The Modern Gentleman’s Wardrobe: the bowtie

Indispensable detail for black and white tie dress code, the bowtie puts aside tuxedos and frac and seduces new looks and occasions. Casual, classic, and a little bit vintage. Recently even most influential style icons have been rocking the bowtie, showing that you don’t have to be Dorian Gray to pull off it. It is a stylish detail and can save your look and amp up your attractiveness in a few minute.



The bowtie originated during the Prussian wars in 17th century when the Croatian mercenaries used a scarf around the neck to hold together the opening of their shirts. The Frenchmen fell soon in love with that accessory and started to called it cravat that means “Croat”. It is uncertain whether the cravat then evolved into the bowtie and necktie, or whether the cravat gave rise to the bowtie, which in turn led to the necktie.

Wearing a bowtie is a statement maker and the list of notable bowtie wearers includes many politicians such as President Franklin Roosevelt and Sir Winston Churchill, or charming actors like Humphrey Bogart and Frank Sinatra. Fortunately nowadays the bowtie is still part of daily male wardrobe, and takes part to the most important catwalks, becoming a stylish and eccentric detail of the new Hollywood.

bowties may be made of any fabric material, but most are made from silk, cotton, or a mixture of fabrics. Wool is much less common for bowties than for ordinary four-in-hand neckties, but works great on casual smart looks.

Designers from all over the world have created various (and extravagant) bowties of different shapes and fabrics, but the most worn still remain the traditional styles: the classic and the diamond point. The first, as everyone knows, has an essential design with an extra dose of refined elegance for just about any occasions. The diamond point is ideal for shorter men and also works well for peaked lapel tuxedos as the peak of the lapel and the diamond tip complement one another.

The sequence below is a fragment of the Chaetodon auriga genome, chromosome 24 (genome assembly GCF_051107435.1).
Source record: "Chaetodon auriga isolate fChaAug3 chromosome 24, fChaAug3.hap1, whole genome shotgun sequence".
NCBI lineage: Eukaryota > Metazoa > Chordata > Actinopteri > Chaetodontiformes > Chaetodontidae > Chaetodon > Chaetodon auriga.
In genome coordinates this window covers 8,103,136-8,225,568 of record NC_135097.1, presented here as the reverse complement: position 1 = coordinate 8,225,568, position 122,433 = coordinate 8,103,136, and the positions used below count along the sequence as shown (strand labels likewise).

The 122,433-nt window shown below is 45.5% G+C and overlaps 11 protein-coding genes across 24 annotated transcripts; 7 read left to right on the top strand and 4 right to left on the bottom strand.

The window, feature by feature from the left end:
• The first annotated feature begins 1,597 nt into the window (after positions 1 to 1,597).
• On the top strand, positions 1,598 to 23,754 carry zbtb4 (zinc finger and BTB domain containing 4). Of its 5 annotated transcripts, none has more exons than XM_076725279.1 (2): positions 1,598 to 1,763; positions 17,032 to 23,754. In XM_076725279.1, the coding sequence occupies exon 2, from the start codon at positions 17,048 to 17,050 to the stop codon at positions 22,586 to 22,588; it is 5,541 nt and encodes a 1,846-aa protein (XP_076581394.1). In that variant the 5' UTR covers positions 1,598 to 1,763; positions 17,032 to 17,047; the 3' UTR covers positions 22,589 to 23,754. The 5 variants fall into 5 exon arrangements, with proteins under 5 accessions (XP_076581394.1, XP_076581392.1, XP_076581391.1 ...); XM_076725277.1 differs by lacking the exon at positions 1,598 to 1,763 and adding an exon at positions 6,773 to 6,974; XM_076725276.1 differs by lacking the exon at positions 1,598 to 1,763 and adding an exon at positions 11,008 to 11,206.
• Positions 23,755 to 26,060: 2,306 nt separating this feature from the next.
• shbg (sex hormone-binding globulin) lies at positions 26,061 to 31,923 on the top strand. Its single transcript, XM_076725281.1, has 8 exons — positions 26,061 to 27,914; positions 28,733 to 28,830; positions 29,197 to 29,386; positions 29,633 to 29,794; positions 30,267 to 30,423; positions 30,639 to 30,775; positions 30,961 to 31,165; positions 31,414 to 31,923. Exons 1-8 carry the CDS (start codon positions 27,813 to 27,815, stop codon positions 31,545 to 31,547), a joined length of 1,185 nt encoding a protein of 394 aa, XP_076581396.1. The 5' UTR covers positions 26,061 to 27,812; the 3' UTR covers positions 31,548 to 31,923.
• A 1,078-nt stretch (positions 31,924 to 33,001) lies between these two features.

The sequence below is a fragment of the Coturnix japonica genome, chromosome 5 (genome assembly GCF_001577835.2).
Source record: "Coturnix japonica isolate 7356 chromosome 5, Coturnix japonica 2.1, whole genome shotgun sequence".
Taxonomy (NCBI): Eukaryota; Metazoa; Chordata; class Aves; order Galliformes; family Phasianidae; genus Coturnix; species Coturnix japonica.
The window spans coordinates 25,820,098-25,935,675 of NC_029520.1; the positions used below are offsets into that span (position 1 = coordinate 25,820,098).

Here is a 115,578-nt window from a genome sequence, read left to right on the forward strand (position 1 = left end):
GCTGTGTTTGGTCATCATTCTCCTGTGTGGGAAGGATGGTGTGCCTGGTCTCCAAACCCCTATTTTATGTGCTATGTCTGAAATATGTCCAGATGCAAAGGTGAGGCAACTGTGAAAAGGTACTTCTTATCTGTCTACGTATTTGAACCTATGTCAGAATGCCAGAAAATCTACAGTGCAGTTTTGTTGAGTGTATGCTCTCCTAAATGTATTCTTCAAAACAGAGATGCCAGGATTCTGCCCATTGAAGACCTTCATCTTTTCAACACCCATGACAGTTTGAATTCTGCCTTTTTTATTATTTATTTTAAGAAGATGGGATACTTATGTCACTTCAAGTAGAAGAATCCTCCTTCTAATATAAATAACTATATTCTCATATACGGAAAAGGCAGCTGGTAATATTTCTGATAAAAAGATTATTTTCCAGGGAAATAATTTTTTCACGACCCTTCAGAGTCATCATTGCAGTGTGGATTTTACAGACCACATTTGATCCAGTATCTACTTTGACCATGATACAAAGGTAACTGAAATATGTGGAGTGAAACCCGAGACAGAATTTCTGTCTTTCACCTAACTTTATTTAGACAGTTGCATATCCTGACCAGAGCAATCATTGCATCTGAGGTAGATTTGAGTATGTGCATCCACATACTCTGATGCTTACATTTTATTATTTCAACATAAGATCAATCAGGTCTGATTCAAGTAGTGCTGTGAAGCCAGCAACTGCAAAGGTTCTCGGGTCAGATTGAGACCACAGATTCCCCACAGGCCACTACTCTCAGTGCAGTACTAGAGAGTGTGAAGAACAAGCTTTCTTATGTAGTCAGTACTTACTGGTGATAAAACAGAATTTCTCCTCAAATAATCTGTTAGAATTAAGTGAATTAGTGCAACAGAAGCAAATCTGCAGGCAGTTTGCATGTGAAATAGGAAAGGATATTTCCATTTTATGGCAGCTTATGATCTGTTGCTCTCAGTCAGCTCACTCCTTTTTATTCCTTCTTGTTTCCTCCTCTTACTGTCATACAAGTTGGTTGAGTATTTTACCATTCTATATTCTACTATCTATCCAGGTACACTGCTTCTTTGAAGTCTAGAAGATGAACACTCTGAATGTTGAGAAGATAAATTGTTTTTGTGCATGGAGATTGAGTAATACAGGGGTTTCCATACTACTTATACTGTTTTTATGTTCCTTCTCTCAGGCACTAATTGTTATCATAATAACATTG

On you can also choose between two different sizes: the standard 5 cm, recommended for gentlemen with a collar size up to 41 cm (16- 16 ½”), and the wide 6 cm for collar size from 42 cm (17”).


Sometimes the most formal dress code requires a bowtie of a specific colour. The classic black tie dress code consists of a black tuxedo, white dress shirt, black bowtie, and black dress shoes. If you want to wear a tailcoat the bowtie has to be made of white piquet, matching the waistcoat.

In addition to these special looks, the bowtie is becoming more and more ironic and easy, perfect for example with sports jackets or sweaters. An extremely versatile accessory that can be worn on both formal and casual occasions, day or evening, and is perfect with either single or double-breasted jackets.


Ready-tied bowties are available, in which the distinctive bow is sewn and a band goes around the neck and clips to secure. The traditional bowtie, consisting of a strip of cloth which the wearer has to tie by hand, may be known as a “self-tie”, “tie-it-yourself”, is the right choice for most refined looks.

Here is our step by step guide to learn how to tie your bowtie in 10 steps.

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Remember, the width of a bowtie should not extend beyond the outer edge of your face and definitely not beyond the breadth of collars.

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